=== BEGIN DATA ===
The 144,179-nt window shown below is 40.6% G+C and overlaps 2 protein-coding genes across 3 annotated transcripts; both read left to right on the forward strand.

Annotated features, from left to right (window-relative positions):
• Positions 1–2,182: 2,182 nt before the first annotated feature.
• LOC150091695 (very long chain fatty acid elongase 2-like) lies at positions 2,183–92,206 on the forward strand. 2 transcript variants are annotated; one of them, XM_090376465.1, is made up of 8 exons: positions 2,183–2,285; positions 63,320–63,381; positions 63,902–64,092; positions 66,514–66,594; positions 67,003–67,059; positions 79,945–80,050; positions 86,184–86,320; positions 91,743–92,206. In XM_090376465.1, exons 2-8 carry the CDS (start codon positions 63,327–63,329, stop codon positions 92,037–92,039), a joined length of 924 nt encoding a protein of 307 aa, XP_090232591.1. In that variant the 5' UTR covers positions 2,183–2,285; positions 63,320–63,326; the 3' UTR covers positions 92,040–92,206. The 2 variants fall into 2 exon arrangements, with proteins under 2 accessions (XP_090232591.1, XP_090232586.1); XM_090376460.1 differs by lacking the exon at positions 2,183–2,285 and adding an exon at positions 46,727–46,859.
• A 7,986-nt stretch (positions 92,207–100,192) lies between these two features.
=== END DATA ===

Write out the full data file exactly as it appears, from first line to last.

The 144,179-nt window shown below is 40.6% G+C and overlaps 2 protein-coding genes across 3 annotated transcripts; both read left to right on the forward strand.

Annotated features, from left to right (window-relative positions):
• Positions 1–2,182: 2,182 nt before the first annotated feature.
• LOC150091695 (very long chain fatty acid elongase 2-like) lies at positions 2,183–92,206 on the forward strand. 2 transcript variants are annotated; one of them, XM_090376465.1, is made up of 8 exons: positions 2,183–2,285; positions 63,320–63,381; positions 63,902–64,092; positions 66,514–66,594; positions 67,003–67,059; positions 79,945–80,050; positions 86,184–86,320; positions 91,743–92,206. In XM_090376465.1, exons 2-8 carry the CDS (start codon positions 63,327–63,329, stop codon positions 92,037–92,039), a joined length of 924 nt encoding a protein of 307 aa, XP_090232591.1. In that variant the 5' UTR covers positions 2,183–2,285; positions 63,320–63,326; the 3' UTR covers positions 92,040–92,206. The 2 variants fall into 2 exon arrangements, with proteins under 2 accessions (XP_090232591.1, XP_090232586.1); XM_090376460.1 differs by lacking the exon at positions 2,183–2,285 and adding an exon at positions 46,727–46,859.
• A 7,986-nt stretch (positions 92,207–100,192) lies between these two features.